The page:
• If this sounds familiar, it might just be. Google's patent description resembles Sun Microsystems' data center in a box, called Project Blackbox. During its debut last year, Sun installed a Blackbox -- essentially a cargo container for 18-wheelers -- outside of Grand Central Station in New York City to show how easily one of their data centers could be installed. Google's patent description also has similarities to Rackable Systems' ICE Cube as well as IBM's Scalable Modular Data Center.
Gary Edwards

The real reason Google is making Chrome | Computerworld Blogs - 0 views

    Good analysis by Stephen Vaughan-Nichols. He gets it right. Sort of. Stephen believes that Chrome is desinged to kill MSOffice. Maybe, but i think it's way too late for that. IMHO, Chrome is designed to keep Google and the Open Web in the game. A game that Microsoft is likely to run away with. Microsoft has built an easy to use transiton bridge form MSOffice desktop centric "client/server" computing model to a Web centirc but proprietary RiA-WebStack-Cloud model. In short, there is an on going great transtion of traditional client/server apps to an emerging model we might call client/ WebStack-Cloud-RiA /server computing model. As the world shifts from a Web document model to one driven by Web Applications, there is i believe a complimentary shift towards the advantage Micorsoft holds via the desktop "client/server" monopoly. For Microsoft, this is just a transtion. Painful from a monopolist profitability view point - but unavoidably necessary. The transition is no doubt helped by the OOXML <> XAML "Fixed/flow" Silverlight ready conversion component. MS also has a WebStack-Cloud (Mesh) story that has become an unstoppable juggernaut (Exchange/SharePoint/SQL Server as the WebSTack). WebKit based RiA challengers like Adobe Apollo, Google Chrome, and Apple SproutCore-Cocoa have to figure out how to crack into the great transition. MS has succeeded in protecting their MSOffice monopoly until such time as they had all the transtion pieces in place. They have a decided advantage here. It's also painfully obvious that the while the WebKit guys have incredible innovation on their side, they are still years behind the complete desktop to WebStack-RiA-Cloud to device to legacy servers application story Microsoft is now selling into the marketplace. They also are seriously lacking in developer tools. Still, the future of the Open Web hangs in the balance. Rather than trying to kill MSOffice, i would think a better approach would be that of trying to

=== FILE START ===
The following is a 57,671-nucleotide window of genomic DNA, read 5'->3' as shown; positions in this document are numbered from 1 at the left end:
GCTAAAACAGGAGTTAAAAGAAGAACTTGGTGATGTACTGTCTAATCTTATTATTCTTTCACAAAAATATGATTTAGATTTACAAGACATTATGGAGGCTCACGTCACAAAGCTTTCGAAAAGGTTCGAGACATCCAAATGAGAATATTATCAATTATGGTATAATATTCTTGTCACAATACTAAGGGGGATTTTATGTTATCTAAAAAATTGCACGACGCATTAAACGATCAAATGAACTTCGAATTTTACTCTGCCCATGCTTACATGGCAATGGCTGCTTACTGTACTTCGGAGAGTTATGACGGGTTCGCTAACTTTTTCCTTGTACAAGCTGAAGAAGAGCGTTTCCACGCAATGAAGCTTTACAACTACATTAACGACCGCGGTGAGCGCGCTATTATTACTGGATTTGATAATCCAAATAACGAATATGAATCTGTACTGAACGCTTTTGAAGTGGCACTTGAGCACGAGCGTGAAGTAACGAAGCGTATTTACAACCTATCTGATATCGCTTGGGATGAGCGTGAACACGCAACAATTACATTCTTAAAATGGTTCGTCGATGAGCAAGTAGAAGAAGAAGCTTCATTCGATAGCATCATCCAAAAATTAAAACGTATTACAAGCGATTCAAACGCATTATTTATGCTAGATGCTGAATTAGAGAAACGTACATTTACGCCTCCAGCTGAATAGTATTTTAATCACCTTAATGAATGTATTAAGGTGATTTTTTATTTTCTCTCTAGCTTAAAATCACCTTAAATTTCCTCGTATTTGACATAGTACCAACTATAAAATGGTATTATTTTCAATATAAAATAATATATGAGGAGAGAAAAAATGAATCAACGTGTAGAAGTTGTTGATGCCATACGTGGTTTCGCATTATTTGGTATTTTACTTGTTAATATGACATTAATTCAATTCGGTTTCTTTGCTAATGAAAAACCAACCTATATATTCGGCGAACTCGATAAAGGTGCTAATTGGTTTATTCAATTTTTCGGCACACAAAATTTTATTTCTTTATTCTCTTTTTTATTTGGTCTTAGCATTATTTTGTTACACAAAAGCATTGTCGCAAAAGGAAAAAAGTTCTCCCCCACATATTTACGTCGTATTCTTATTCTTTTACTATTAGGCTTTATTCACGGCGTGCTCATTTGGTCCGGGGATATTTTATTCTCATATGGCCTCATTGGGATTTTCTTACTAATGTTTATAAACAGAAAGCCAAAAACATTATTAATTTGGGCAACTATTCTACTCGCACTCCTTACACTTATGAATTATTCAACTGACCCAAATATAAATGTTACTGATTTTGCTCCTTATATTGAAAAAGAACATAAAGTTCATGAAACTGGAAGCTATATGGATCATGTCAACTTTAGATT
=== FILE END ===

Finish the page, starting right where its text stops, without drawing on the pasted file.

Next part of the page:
There are five reasons why Google is doing this, and, if you read the comic book closely - yes, I'm serious - and you know technology you can see the reasons for yourself. These, in turn, lead to what I think is Google's real goal for Chrome.
    I'm still keeping the door open on a suspicion that Microsoft may have planned to end the life of MS Office after the new fortress on the server side is ready. The code base is simply too brittle to have a competitive future in the feature wars. I can't get past my belief that if Microsoft saw any future in the traditional client-side office suite, it would have been building a new one a decade ago. Too many serious bugs too deeply buried in spaghetti code to fix; it's far easier to rebuild from the ground up. Word dates to 1984, Excel to 1985, Powerpoint to 1987, All were developed for the Mac, ported years later to Windows. At least Word is still running a deeply flawed 16-bit page layout engine. E.g., page breaks across subdocuments have been broken since Word 1.0. Technology designed to replace yet still largely defined by its predecessor, the IBM Correcting Selectric electro-mechanical typewriter. Mid-80s stand-alone, non-networked computer technology in the World Wide Web era? Where's the future in software architecture developed two decades ago, before the Connected World? I suspect Office's end is near. Microsoft's problem is migrating their locked-in customers to the new fortress on the server side. The bridge is OOXML. In other words, Google doesn't have to kill Office; Microsoft will do that itself. Giving the old cash cow a face lift and fresh coat of lipstick? That's the surest sign that the old cow's owner is keeping a close eye on prices in the commodity hamburger market while squeezing out the last few buckets of milk.